Comparison with Other Lenses
In the world of lenses at large there are few competitors to the STF lens. Within the Sony mirrorless system, there’s even less competition. The apodization filter of the Sony FE 100mm F/2.8 STF GM OSS sees to that. Of course there’s the original STF lens, the 135mm that was originally made by Minolta for their A mount. This 135mm STF lens is still available for what’s now known as Sony’s A mount, but this lens has fewer lens elements and performs worse on MTF charts compared with the 100mm. It has fewer aperture blades, and is manual focus only. That lens is 18 years older than the modern 100mm STF. I don’t see any reason to shoot the older lens over the new one.
Outside of Sony’s systems, there’s the Fuji 56mm F/1.2 APD, which is an STF lens for Fuji’s X-series crop-sensor mirrorless cameras. This lens, by all accounts, makes beautiful bokeh. I haven’t yet used it. There’s the Chinese-made Venus Optics Laowa 105mm F/2 STF. This lens is available for Nikon F, Pentax K, Canon EF, Sony E, and Sony A mount, and costs one third to one half the price of the Sony STF (depending on mount). But it’s a manual focus only lens, with no electronic control, with worse build quality. Optical performance in all metrics is inferior. For many users the Laowa lens will work just fine. If the cost benefit is most important, this may be a good choice.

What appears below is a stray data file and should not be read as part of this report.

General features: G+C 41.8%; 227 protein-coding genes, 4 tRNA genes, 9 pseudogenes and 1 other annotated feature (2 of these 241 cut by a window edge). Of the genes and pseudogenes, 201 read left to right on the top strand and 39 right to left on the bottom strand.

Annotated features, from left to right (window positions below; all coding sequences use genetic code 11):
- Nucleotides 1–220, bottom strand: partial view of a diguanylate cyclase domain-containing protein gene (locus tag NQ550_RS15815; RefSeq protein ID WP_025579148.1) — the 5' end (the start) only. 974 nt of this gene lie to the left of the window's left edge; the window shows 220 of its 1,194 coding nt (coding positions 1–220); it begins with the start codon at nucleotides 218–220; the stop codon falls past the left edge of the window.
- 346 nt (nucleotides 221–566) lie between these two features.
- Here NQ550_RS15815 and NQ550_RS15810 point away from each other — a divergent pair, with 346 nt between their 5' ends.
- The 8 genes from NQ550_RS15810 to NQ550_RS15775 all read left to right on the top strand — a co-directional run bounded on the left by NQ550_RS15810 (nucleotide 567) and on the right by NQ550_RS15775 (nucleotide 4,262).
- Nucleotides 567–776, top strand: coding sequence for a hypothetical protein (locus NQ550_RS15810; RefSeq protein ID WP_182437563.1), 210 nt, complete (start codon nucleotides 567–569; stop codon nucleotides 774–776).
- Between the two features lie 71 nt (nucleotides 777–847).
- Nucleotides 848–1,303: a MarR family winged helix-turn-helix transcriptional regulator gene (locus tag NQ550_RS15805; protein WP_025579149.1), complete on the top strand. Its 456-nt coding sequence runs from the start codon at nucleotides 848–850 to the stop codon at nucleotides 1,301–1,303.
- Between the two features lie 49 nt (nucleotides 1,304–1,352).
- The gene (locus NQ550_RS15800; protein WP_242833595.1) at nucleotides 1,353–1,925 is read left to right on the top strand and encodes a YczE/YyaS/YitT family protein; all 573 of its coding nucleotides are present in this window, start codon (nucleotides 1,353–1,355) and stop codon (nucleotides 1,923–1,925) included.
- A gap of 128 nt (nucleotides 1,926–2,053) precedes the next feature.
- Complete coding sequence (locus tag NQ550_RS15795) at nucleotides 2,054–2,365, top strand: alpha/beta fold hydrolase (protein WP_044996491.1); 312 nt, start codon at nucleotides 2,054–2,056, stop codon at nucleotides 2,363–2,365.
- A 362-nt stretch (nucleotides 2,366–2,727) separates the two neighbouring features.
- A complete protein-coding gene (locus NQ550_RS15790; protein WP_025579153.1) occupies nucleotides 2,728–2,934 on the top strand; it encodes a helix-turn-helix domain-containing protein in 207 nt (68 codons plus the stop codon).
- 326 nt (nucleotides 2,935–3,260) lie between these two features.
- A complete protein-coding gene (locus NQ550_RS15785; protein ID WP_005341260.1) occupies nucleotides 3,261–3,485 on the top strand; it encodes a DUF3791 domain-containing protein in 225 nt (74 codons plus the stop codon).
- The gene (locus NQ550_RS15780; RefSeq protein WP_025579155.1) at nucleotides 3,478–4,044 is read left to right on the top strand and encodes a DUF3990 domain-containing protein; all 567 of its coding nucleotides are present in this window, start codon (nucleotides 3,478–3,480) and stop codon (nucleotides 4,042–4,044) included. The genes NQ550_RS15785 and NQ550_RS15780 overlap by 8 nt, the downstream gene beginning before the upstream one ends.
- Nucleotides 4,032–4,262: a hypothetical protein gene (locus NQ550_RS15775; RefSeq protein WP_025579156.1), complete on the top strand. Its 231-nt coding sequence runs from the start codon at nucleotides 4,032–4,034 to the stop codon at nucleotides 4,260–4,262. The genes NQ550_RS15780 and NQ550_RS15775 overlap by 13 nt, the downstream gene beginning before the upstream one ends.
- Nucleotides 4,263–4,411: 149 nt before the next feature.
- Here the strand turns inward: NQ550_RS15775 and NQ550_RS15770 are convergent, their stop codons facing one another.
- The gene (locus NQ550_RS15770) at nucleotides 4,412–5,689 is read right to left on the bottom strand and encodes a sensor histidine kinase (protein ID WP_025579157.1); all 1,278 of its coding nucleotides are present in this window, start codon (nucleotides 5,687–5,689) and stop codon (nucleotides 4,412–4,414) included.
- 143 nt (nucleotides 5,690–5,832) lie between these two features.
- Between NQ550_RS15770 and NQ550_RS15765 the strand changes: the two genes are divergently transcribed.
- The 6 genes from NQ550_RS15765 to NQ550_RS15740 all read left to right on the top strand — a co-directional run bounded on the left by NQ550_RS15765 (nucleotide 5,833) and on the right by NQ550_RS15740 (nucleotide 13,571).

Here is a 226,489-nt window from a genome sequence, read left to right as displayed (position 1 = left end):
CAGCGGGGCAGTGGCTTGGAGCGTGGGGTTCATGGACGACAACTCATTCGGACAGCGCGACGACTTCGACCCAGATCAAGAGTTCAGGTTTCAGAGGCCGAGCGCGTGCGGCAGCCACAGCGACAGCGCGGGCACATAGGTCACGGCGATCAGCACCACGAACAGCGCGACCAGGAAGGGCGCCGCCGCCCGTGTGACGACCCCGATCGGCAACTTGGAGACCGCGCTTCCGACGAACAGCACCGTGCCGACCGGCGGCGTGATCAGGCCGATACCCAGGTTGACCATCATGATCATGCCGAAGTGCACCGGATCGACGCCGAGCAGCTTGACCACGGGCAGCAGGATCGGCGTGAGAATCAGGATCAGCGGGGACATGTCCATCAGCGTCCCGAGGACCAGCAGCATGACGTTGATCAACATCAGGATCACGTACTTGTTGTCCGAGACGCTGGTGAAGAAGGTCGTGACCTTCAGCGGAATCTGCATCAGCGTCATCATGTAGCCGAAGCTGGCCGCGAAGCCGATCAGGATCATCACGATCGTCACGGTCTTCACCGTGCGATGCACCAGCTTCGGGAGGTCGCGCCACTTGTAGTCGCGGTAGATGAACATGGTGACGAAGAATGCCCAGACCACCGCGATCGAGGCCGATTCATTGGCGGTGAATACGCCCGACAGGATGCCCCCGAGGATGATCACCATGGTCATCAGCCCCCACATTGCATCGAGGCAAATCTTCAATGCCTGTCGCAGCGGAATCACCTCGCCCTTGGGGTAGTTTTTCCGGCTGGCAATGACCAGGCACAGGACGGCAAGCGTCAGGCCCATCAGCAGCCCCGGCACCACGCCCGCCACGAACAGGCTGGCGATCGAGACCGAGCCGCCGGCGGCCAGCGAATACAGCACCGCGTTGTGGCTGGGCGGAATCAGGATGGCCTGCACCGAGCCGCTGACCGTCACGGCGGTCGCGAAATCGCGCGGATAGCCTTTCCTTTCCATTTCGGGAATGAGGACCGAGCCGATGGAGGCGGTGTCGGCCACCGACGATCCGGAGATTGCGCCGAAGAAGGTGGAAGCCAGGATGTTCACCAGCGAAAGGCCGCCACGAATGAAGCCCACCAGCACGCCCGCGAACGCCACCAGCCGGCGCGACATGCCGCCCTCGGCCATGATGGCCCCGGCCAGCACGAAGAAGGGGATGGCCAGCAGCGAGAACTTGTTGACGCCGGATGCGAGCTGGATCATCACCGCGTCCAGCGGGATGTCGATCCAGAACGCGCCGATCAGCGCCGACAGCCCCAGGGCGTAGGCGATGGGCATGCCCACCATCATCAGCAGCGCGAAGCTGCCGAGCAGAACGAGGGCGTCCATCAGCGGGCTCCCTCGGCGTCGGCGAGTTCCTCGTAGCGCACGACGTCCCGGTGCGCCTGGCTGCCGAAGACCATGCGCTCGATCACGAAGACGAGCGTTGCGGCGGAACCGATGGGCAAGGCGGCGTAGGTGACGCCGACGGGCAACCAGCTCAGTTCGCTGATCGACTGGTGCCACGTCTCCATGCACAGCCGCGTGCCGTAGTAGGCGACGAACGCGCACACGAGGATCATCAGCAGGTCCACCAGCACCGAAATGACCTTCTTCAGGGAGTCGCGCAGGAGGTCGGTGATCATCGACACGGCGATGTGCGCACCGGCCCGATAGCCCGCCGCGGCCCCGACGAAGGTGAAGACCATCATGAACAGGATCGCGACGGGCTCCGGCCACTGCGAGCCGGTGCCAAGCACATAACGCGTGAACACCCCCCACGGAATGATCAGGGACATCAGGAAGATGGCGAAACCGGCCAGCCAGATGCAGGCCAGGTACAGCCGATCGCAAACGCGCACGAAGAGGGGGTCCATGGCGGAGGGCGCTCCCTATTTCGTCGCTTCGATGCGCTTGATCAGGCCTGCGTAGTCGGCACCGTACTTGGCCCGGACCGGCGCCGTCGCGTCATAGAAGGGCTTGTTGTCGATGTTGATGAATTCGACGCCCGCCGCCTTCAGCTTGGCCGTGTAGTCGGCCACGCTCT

For me, there’s no better short tele lens than the Sony FE 100mm F/2.8 STF GM OSS. And this surprised me. I expected to like the lens, write a review about a one-trick pony that makes blurry bokeh, and return it to my friends at B&H Photo. I didn’t expect to find a lens that’s helped me make some of my favorite photos that I’ve made all year. It’s been a breath of fresh air, and a fun marvel of optical engineering to get lost with.
At $1,495, it’s not a cheap lens. But make no mistake – this is a world-class optic for professionals and enthusiastic amateurs. It’s a lens that will allow us to make world-class photos if we have enough talent and vision and time to practice. Even if we’re not going to make exclusive use of the STF tech, it’s still one of the best lenses we can buy in the short telephoto segment.